Social vulnerability .
Instructions: After reading Chapters 5 and 6 of the Fundamentals of Emergency Management, discuss the demographics of social vulnerability. Write a minimum of 2 pages (not including cover page and reference list) on the topic. Describe the term social vulnerability and explain how emergency managers can use this information to their advantage during the mitigation, response and recovery phases of emergency management. How can failing to use this information complicate our emergency plans?
External research will generally be required in addition to the assigned reading. Please create your response in a Microsoft word document, following APA guidelines, and upload as an attachment for submission. Pages are to be double-spaced utilizing Verdana 12 point font text. The page requirements are exclusive of your reference list and cover page.
The term describes the inability of organizations, people, or societies to withstand the effects of the multiple stressors they are exposed to. Such stressors are caused by social interactions, systems of cultural values and institutions (VROUSALIS, 2013). Regardless of their socioeconomic standing in life, natural disasters affect everyone. For emergency managers, it’s their responsibility to ensure that not all victims experience the occurrence the same way. They recognize that people’s vulnerability to risk varies and depends on the assets they hold at the time. Assets, in this case, are in the form of emotional, physical, social, and financial assets. Understanding such demographic characteristics determines how a person absorbs, copes with, and recovers from a natural disaster.
Appreciating the social factors affecting an individual or a group gives the manager insight into what makes the group unique, hence develop appropriate strategies for, and respond to their needs. Therefore, by understanding what makes the group vulnerable, the managers have the potential to act in a way that strengthens the group or individual’s ability to handle and adapt to the situation in a resilient manner.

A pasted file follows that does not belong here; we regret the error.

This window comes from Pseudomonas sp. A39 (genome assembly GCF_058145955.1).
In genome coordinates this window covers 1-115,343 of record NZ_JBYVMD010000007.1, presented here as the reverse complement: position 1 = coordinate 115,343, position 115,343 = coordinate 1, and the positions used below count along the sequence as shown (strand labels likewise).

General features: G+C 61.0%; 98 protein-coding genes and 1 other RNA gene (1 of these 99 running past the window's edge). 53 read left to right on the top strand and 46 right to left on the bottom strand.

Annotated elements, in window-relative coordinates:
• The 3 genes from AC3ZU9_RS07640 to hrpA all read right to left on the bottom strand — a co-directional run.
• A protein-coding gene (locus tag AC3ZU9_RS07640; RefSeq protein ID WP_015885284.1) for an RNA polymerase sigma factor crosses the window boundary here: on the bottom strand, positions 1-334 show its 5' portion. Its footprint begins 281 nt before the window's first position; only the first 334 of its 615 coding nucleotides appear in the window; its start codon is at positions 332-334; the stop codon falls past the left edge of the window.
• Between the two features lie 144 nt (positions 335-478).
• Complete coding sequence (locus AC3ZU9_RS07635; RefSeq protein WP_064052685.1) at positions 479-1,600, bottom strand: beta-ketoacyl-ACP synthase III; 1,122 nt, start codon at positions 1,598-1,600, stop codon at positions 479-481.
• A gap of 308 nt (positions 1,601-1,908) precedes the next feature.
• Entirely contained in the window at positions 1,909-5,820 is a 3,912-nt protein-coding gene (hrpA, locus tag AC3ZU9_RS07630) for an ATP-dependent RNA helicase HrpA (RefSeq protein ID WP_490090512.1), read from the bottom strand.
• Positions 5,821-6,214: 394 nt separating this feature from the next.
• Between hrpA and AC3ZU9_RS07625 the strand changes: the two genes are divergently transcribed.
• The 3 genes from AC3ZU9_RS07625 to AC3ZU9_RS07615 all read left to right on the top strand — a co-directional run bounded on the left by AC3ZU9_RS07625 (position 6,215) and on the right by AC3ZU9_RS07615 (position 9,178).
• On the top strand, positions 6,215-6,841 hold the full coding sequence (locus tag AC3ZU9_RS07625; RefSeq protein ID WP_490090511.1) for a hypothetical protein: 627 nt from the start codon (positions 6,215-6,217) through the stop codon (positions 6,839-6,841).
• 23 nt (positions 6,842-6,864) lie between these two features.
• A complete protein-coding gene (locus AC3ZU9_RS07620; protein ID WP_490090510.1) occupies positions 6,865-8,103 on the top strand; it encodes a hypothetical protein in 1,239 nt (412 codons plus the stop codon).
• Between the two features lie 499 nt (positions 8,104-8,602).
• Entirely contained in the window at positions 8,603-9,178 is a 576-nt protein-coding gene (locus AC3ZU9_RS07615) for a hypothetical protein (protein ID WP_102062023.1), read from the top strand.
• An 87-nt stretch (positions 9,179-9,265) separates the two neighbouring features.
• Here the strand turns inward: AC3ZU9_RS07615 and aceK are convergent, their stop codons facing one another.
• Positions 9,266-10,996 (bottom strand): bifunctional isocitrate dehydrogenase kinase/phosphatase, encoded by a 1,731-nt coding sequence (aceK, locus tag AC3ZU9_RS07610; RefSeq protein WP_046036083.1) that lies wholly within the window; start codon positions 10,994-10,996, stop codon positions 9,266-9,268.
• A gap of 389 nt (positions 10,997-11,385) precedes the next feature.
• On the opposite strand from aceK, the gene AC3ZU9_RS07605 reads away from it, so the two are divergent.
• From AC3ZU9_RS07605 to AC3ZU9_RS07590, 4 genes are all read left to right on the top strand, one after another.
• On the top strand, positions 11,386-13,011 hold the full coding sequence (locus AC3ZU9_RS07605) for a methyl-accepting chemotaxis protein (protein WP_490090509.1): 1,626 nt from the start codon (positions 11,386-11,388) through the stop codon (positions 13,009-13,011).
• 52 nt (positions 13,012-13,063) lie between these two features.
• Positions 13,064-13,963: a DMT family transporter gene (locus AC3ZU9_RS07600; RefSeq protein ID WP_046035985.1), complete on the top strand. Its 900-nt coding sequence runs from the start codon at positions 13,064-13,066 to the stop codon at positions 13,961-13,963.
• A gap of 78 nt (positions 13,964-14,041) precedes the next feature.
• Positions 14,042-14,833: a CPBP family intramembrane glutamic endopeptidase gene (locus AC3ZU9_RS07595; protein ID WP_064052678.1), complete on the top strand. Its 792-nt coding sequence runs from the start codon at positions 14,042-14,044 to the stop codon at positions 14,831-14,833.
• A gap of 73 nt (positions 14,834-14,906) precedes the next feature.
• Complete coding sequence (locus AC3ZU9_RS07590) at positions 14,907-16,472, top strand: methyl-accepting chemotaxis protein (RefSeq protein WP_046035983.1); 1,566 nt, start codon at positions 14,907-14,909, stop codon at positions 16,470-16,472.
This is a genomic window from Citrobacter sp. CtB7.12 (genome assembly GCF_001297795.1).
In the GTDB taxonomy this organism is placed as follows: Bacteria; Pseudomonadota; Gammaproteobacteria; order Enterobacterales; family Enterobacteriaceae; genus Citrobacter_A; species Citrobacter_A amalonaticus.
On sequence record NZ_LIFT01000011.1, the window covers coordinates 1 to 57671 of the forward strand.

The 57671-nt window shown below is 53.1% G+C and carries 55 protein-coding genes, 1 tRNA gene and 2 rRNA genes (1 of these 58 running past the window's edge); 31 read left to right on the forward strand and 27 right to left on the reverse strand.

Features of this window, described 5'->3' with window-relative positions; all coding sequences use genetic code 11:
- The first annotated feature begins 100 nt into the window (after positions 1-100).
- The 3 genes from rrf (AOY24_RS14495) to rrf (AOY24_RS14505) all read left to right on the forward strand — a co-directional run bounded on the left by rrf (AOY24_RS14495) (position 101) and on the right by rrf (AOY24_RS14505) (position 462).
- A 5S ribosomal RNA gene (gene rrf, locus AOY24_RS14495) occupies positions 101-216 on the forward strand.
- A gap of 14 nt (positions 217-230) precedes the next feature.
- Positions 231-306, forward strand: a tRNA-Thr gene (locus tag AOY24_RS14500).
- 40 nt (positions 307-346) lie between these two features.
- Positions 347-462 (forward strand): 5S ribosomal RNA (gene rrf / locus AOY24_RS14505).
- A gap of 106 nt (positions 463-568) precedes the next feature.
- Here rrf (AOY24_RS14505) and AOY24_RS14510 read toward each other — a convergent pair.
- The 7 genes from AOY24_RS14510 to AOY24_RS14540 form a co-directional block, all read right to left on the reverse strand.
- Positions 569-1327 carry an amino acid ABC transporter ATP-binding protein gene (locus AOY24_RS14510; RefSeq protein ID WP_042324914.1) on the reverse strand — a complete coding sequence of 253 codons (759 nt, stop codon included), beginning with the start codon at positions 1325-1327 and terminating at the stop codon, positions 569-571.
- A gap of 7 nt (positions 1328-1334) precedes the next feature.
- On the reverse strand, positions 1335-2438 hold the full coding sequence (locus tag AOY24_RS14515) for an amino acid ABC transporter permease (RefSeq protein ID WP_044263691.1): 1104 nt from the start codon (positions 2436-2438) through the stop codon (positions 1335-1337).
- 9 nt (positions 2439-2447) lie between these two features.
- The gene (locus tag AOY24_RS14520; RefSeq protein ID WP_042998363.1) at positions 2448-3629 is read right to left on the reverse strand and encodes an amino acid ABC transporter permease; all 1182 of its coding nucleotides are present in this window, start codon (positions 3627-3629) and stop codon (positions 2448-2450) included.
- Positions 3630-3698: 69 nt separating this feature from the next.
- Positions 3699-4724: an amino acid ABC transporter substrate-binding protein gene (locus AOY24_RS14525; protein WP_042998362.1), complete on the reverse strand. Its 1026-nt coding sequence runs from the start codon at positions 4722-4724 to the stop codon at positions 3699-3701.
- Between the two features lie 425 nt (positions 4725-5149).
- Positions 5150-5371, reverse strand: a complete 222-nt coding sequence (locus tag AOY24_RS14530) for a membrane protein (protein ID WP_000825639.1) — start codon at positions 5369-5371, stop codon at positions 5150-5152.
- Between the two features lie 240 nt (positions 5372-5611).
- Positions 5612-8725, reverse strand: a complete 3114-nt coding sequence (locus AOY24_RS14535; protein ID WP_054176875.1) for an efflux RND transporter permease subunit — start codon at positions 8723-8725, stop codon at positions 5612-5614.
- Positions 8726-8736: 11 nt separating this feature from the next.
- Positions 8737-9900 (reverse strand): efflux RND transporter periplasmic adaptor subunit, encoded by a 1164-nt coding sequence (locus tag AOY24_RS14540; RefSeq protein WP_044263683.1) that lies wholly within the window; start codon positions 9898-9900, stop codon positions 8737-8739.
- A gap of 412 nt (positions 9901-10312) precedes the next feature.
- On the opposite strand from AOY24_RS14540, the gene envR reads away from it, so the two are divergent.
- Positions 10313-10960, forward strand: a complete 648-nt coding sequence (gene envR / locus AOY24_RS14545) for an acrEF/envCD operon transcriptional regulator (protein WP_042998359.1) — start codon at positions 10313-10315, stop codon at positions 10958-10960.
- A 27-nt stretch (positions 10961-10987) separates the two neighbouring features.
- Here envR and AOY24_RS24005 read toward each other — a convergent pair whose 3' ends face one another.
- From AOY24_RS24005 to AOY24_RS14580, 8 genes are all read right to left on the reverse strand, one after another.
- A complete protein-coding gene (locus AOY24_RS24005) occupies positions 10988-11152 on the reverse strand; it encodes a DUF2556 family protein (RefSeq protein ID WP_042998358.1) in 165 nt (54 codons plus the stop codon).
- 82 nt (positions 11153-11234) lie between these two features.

Three main social characteristics usually provide insight when handling hazardous events. These are the age of the victim, their income levels, and their race or ethnicity. The age factor comes in especially when the victim or group are above 65 years old. Such represents a significant segment of the population classified as vulnerable (Ranci, 2010). Among this group, the key causes of their vulnerability are immobility and difficulty in accessing information. Moreover, during natural hazards, people often require astute decision-making skills which reduce with time for the elderly.
Regarding income, poor households often bear the full brunt of the natural disasters due to their precarious locations. Moreover, they often lack the appropriate financial resources for preparation, therefore, leaving them exposed to impending catastrophes. Adding to their adversity is the fact that the poor often do not own vehicles and are therefore unlikely to evacuate disaster zones in time. Similarly, race and ethnicity form a very important indicator of social vulnerability since they reflect the challenges faced in integrating minority communities to larger ones. Artificial barriers such as cultural practices and language impede dialogue and engagement opportunities required for building respect and trust.
An emergency manager understands these social characteristics and their implications. In responding to the elderly, they try to answer the question on how the hazard affects them, prepare where the victims should go in case of a disaster and how they should get there. Failing to understand such is disastrous to the victims and reduces their chances of survival due to their limited physical and cognitive abilities (VROUSALIS, 2013).
Understanding income disparities and the
struggles the low-income earners face regarding transportation, housing, and employment will help managers
divert sufficient resources to areas such as transportation in case of a
disaster that requires urgent evacuation. Failure to grasp the impact of low
incomes may cause this segment of the population to suffer the most hence
creating a ripple effect on the entire
economy. Such can be in the form of a downward spiraling economy where the poor
are over dependent on welfare programs. Consequently, the government becomes
underfunded due to the loss of tax revenue (Ranci, 2010). Finally, effect
emergency management requires appropriate messages, messengers, and delivery
methods to manage events. Failure of the knowledge of such demographic may
prove costly in case of a disaster.
Ranci, C. (2010). Social vulnerability in Europe. Basingstoke: Palgrave Macmillan.
VROUSALIS, N. (2013). Exploitation, Vulnerability, and Social Domination. Philos Public Aff, 41(2), 131-157. http://dx.doi.org/10.1111/papa.12013